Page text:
The Journey of Going Virtual for First-gen Students at SAIC

Michael Blackman, Ed.D., School of the Art Institute of Chicago / The Center / October 14, 2020

At the School of the Art Institute of Chicago (SAIC), the First-Generation Fellows program is a holistic engagement experience that combines guaranteed on-campus employment with a number of traditional engagement strategies, including mentorship and skills development. In February 2020, we were in our first year of the program, proud of its success, and starting discussions about expanding it. Then, like so many institutions, the pandemic forced us to shift our conversations from expanding the program to making it a virtual experience. While this was necessary to do, it was a hard transition to make. The program was about building community, and we were facing the reality that the Fellows wouldn’t even be able to meet each other in-person. In the midst of this transition, studies were starting to demonstrate that the pandemic was exacerbating challenges already faced by first-gen students including financial worries, feelings of loneliness, familial responsibilities, food insecurity, and retention concerns.

It’s critical that we take care of ourselves, recognize when we’re doing the best we can, and understand that we’re all sometimes building the plane as we’re flying it.

The transition was not easy for the program staff. We accomplished our goal of creating a safe experience. We developed virtual educational workshops. We hosted virtual mentorship sessions. We prioritized student employment, and our Fellows were able to work in employment spaces modified to mitigate the risk of viral spread. However, this work has been difficult. We miss seeing the students. We miss finding a student on-campus when we know they’re facing a challenge, but we can’t contact them. We’re rethinking strategies we’ve used for years and years. As creative as we are, when we’re trying to build a community, there is simply no substitute for getting together in-person from time to time. In the spirit of sharing strategies, though, here are a few takeaways for the pandemic and beyond:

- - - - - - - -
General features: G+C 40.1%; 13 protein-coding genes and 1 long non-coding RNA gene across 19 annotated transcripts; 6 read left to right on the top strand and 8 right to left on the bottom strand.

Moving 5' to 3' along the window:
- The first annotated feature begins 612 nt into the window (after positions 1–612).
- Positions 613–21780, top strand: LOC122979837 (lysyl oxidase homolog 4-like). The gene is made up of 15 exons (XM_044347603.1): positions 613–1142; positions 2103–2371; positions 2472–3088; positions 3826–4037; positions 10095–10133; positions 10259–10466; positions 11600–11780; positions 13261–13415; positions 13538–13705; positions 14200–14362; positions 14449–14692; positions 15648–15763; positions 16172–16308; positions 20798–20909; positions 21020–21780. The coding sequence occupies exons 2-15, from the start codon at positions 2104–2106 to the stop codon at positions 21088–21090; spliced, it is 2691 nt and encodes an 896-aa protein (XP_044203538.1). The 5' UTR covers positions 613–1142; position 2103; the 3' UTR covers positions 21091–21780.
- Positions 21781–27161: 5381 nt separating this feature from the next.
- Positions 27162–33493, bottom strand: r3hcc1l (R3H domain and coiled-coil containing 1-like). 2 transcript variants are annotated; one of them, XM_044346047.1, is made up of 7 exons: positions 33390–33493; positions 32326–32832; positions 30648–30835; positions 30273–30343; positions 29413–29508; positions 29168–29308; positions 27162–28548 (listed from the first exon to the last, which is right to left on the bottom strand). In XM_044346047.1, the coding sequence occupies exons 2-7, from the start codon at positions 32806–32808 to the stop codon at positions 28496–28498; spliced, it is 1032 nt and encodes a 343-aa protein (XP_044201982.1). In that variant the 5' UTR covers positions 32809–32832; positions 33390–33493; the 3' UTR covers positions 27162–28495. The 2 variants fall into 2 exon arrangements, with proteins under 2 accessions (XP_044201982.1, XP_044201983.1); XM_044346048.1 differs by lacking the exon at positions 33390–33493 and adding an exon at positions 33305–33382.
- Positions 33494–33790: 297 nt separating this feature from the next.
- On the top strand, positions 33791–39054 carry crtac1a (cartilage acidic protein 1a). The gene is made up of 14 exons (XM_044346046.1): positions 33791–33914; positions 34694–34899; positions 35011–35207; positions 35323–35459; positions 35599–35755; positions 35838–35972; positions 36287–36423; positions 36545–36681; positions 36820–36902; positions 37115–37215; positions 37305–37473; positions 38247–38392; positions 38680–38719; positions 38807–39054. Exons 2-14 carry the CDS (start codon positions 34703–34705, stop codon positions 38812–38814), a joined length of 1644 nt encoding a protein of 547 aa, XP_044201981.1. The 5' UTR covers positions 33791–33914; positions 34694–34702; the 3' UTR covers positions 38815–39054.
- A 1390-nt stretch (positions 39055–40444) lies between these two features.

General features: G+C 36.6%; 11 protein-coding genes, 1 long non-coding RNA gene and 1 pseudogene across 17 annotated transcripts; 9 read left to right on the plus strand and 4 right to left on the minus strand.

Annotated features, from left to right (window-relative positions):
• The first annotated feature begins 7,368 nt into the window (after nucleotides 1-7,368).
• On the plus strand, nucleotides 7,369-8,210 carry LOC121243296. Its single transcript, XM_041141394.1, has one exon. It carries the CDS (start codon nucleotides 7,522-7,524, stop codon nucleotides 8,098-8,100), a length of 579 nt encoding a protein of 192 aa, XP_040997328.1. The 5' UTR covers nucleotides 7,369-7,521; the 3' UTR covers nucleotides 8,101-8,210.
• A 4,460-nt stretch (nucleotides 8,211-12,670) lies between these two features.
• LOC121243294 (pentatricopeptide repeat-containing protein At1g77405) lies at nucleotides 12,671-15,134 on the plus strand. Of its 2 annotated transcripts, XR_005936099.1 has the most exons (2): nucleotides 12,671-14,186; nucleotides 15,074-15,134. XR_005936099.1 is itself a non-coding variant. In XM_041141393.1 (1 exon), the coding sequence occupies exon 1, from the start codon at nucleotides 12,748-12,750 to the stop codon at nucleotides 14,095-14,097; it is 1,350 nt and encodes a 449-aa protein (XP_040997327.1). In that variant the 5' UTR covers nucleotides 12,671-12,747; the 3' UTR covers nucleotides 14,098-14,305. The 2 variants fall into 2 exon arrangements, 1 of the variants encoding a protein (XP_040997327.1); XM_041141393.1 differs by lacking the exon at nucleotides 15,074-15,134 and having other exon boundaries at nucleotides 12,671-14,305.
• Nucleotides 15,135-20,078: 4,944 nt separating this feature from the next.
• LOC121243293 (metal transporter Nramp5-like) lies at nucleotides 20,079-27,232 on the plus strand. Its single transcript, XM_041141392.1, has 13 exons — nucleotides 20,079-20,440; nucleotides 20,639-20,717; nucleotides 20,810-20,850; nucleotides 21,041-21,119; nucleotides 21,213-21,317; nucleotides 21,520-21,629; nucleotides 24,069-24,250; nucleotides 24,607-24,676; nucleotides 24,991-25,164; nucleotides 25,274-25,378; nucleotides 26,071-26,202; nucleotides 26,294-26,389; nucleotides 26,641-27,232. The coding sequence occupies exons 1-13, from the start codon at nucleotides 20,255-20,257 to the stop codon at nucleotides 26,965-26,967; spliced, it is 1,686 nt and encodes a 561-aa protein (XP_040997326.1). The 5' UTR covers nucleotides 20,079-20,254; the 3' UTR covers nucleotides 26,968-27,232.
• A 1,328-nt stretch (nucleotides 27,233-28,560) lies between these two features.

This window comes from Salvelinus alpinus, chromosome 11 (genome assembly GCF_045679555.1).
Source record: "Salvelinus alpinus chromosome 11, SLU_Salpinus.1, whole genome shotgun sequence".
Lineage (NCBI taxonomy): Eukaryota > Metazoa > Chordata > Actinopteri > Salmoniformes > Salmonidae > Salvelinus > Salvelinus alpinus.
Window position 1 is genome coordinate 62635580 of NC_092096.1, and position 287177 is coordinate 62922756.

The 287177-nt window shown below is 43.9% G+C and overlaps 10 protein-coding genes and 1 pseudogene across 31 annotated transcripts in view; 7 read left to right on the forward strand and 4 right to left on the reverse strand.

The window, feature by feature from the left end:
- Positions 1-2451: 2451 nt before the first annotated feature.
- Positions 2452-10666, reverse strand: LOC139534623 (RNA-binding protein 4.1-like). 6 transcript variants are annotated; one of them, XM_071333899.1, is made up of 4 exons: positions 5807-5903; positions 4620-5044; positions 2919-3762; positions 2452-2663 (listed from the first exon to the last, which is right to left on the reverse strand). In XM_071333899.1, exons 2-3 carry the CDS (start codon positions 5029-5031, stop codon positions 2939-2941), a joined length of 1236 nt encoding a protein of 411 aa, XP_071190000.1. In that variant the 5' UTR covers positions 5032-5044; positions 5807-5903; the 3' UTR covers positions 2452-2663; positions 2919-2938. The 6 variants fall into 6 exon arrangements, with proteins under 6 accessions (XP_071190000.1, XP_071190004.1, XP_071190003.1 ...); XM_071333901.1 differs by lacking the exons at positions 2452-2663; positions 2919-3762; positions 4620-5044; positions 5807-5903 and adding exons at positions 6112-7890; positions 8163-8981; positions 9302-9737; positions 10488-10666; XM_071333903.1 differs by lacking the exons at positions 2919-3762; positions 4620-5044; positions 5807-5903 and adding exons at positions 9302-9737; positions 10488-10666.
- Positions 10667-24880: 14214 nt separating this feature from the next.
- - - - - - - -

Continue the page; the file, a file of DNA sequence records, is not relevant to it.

• Embrace social media. This is where the students are, and if we want to connect with them, we must understand the different platforms and use them to our advantage.

  • Re-imagine engagement. We must maintain the virtual engagement opportunities that have made it easier for some students to utilize our services.

  • Focus on essentials. Schools must address financial, food, housing, and internet insecurity if they want students to be able to attend programs or get to know each other.

  • Address isolation. The pandemic has exacerbated feelings of isolation, and our engagement programs must focus on helping students feel like they belong.

  • Don’t beat yourself up. Students are managing a lot right now. If they don’t respond to you, don’t attend your programs, or struggle academically, it doesn’t always mean that you could have done a better job.

During the pandemic, I’ve spoken with many staff and students whose mental health is the worst it has been in a long time. It’s critical that we take care of ourselves, recognize when we’re doing the best we can, and understand that we’re all sometimes building the plane as we’re flying it. We’re not alone. Many of our students see the work we do and appreciate it, even if they, too, might be focusing on themselves a bit more these days.

For more information on the School of the Art Institute of Chicago's approach, please visit their website here.